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Repetitive transcranial magnetic stimulation as a prophylactic treatment in migraine

Abstract

Background

Clinical applications of transcranial magnetic stimulation (TMS) have shown promising results in the treatment of headache disorders, with migraine being one of the most encountered.

Objective

To assess the role of low-frequency repetitive transcranial magnetic stimulation as a preventive treatment of migraine (with and without aura) and correlate the results with the serum level of the inflammatory biomarker (neurokinin A).

Methods

Forty patients, with age ranging from 15 to 55 years, diagnosed with migraine (30 migraine without aura and 10 with aura) and 20 apparently healthy individuals, who were age and sex matched with the patient group, were included in this study.

A low-frequency (1 Hz) rTMS protocol was applied for all patients for five consecutive days interictally. Assessment of pain intensity using visual analogue scale and frequency and duration of attacks as well as number of pills taken by patients as an abortive treatment according to the Basic Diagnostic Headache Diary for 4 weeks before and 4 weeks after TMS sessions was done. In addition, the Migraine Disability Assessment scale (MIDAS) was applied to assess the severity and degree of disability caused by migraine.

Measurement of neurokinin A serum level was done by using ELISA for all patients before and after TMS and for control group once.

Results

There was a significant reduction in pain intensity, frequency and duration of migraine attacks, migraine disability scores, and number of pills taken as abortive treatment for attacks after rTMS (P < 0.001). Also, serum level of neurokinin A in the patients was significantly reduced after rTMS (P < 0.001).

Conclusion

Low-frequency rTMS is an effective prophylactic treatment for migraine with and without aura.

Introduction

Migraine is a neurological disorder affecting about 15% of the population, with a genetic, environmental, and hormonal basis. This pathology causes continuous and severe episodes of headache, and in some cases, it also causes nausea, vomiting, and photophobia [1].

Despite the high prevalence of this headache, many of the genetic causes and physiopathological mechanisms are still unknown, which makes it harder to find efficient treatments [2].

Studies have shown the pathophysiology of migraines to involve complex biochemical changes that lead to pain. One underlying mechanism is cortical spreading depression (CSD) of the neocortex and hippocampus, which then activates the trigeminal nucleus caudalis, causing vasodilation of blood vessels and release of calcitonin gene-related peptide (CGRP), substance P, and vasoactive intestinal polypeptide, ultimately leading to meningeal irritation and pain. Other changes include increased 5-hydroxytryptamine (5-HT) and nitric oxide (NO) levels, leading to enhanced central sensitization and pain [3].

Pharmacologic therapies of migraine such as simple analgesics and non-steroidal anti-inflammatory drugs remain the first-line treatment. However, many individuals continue to have headaches refractory to various prophylactic and/or abortive therapies, while others are at risk of medication overuse headaches [4].

There are a number of non-pharmacologic, non-invasive neurostimulation techniques being researched, which include transcranial magnetic stimulation (TMS), transcranial direct current stimulation (tDCS), transcranial alternating current stimulation (tACS), and transcutaneous electrical nerve stimulation (TENS) [5].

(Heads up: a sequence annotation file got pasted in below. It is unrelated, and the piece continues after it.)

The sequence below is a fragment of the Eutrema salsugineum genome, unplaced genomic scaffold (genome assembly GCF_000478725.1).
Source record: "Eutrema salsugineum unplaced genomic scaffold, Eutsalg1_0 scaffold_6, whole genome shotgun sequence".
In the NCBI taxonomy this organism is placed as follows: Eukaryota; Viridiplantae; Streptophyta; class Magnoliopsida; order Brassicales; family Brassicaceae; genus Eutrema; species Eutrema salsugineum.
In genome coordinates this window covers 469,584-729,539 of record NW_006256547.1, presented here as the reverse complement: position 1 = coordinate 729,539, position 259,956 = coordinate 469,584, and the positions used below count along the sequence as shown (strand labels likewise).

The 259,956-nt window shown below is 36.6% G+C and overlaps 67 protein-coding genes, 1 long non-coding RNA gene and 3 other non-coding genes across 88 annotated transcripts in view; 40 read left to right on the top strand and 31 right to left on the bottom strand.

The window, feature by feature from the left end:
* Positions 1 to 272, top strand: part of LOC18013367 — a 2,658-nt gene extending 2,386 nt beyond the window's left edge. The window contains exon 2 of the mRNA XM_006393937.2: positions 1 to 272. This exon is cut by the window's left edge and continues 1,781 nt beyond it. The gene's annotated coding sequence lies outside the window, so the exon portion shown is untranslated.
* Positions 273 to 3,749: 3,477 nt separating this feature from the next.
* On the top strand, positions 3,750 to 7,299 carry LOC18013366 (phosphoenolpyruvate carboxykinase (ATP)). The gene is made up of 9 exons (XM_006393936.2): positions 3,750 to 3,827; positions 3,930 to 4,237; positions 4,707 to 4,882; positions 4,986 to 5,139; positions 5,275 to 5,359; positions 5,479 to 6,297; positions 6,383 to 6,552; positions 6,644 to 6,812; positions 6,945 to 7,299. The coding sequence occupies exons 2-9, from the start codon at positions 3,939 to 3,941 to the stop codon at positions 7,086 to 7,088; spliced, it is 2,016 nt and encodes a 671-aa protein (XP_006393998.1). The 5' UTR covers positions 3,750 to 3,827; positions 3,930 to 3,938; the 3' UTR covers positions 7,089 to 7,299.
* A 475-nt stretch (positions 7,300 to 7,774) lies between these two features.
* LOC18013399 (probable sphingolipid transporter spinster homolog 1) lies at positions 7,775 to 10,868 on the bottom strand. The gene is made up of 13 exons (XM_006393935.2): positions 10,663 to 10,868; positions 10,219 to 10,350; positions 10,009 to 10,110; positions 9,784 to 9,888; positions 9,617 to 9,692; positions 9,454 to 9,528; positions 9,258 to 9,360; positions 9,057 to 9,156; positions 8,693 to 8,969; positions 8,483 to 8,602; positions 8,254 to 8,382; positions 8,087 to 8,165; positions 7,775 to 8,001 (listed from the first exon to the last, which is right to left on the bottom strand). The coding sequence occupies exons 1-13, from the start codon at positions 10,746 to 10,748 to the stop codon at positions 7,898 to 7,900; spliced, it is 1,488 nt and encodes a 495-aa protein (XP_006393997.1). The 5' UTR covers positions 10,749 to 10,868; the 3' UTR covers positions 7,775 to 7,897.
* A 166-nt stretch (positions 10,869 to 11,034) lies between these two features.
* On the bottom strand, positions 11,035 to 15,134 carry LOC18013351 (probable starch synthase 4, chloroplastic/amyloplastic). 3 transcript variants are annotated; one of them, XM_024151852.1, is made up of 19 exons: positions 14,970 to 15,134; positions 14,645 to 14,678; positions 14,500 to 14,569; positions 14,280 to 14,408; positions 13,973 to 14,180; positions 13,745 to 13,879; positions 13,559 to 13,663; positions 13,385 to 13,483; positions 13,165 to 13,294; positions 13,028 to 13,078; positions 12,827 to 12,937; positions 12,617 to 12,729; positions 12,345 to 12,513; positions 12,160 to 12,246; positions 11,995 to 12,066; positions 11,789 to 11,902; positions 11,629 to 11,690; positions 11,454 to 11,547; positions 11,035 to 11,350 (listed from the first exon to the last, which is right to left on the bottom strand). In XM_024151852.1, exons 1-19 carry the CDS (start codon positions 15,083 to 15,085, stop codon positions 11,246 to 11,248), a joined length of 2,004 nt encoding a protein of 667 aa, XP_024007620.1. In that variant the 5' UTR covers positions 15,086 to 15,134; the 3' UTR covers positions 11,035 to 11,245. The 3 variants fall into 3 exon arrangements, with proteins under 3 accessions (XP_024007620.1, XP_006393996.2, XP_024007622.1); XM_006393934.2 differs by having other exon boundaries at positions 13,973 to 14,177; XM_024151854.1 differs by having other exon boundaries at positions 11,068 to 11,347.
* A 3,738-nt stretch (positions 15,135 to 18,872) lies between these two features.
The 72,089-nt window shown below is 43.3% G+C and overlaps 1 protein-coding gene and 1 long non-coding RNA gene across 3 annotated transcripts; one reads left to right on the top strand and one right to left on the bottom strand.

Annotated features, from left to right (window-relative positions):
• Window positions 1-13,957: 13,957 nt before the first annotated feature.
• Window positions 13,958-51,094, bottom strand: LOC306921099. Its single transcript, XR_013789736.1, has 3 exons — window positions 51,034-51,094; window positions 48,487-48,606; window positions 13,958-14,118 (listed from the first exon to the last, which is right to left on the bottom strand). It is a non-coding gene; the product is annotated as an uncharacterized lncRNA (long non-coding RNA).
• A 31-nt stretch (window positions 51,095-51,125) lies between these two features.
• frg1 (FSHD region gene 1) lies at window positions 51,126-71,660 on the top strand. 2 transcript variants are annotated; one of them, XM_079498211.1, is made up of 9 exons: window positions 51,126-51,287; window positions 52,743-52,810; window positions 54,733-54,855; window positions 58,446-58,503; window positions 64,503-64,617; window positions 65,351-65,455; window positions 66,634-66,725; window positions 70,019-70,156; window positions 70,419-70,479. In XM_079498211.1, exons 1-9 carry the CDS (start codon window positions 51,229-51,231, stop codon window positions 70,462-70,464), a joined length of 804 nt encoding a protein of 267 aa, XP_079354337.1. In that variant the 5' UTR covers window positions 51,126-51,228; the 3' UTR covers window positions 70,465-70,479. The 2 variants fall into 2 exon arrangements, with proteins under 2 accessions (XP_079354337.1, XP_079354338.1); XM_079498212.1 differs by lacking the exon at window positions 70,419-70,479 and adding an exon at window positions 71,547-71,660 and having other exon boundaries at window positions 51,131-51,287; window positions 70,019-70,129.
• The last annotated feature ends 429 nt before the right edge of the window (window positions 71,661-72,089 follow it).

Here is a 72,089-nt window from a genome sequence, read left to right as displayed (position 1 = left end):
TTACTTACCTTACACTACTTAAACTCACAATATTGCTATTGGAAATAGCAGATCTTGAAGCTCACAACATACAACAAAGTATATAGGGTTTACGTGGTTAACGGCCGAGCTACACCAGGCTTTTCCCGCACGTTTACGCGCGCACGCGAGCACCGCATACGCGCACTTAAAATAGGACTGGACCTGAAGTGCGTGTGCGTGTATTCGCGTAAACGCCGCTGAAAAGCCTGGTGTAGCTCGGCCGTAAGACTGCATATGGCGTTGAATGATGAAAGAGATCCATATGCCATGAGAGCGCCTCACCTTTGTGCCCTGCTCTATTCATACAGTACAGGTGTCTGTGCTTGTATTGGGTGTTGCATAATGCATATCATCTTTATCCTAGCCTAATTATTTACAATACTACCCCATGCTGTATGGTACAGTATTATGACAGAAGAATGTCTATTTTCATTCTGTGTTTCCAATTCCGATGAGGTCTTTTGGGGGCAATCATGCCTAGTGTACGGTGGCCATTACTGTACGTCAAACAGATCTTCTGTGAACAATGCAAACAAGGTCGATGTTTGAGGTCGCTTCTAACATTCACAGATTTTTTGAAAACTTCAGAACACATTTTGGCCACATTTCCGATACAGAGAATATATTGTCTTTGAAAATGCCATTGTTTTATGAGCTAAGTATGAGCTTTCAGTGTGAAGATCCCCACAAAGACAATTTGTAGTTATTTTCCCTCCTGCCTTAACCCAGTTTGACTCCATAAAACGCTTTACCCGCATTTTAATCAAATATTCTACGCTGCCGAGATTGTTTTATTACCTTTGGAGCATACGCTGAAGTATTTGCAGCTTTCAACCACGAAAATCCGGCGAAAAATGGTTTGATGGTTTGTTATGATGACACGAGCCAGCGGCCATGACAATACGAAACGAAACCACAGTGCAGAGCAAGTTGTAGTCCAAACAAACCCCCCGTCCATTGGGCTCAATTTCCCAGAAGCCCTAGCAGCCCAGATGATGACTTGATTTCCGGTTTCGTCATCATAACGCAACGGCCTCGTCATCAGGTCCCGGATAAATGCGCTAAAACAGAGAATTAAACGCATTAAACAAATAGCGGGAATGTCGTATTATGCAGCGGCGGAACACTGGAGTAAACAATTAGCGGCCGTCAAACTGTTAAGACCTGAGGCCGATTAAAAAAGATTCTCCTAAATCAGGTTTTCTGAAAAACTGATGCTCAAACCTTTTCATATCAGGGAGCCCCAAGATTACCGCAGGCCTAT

Among non-pharmacologic therapies, repetitive transcranial magnetic stimulation (rTMS), a non-invasive neuromodulation technique involving repeated series of dynamic magnetic impulses, has been studied as a preventive migraine treatment [6].

Although the exact mechanisms through which rTMS works are not completely known, it is considered to be multifactorial. The applied electric charges induced by the magnetic field cause various neurochemical changes such as increased dopamine levels in the hippocampus, reduction in raclopride C11 binding in the caudate nucleus, fluctuations in glutamate/glutamine levels at the site of rTMS, and increased plasma β endorphin levels [4].

Furthermore, rTMS has been shown to induce weak electrical currents, causing depolarization of neurons and inhibition of cortical spreading depression (CSD), which ultimately terminates the aura and reduces the duration or severity of migraine [7]. Additionally, rTMS at the motor cortex is thought to reduce pain by altering the motor cortex projections to the medial thalamus and anterior cingulate/orbitofrontal cortices, thereby modulating pain [4].

Previous findings on rTMS as a therapy for migraine have been inconsistent partly due to no standardized protocol regarding area of stimulation, Frequency, amount of pulses, intensity, and sessions needed to achieve reliable outcomes. Low-frequency rTMS (1–3 Hz) and high-frequency rTMS (10–20 Hz) over the dorsolateral prefrontal cortex consistently have not demonstrated effective outcomes and have not performed better than sham treatments. However, there have been promising results following repetitive transcranial magnetic stimulation of the motor cortex for several pain conditions, including migraine [8].

Neurovascular inflammation is characterized by the release of potent vasoactive neuropeptides, predominantly calcitonin gene-related peptide, substance P, and neurokinin A from activated peripheral nociceptive sensory nerve terminals. These peptides lead to a cascade of inflammatory tissue responses including arteriolar vasodilatation, plasma protein extravasation, and degranulation of mast cells in their peripheral target tissue. Neurovascular inflammatory processes have long been implicated as a possible mechanism in the pathophysiology of migraine [9].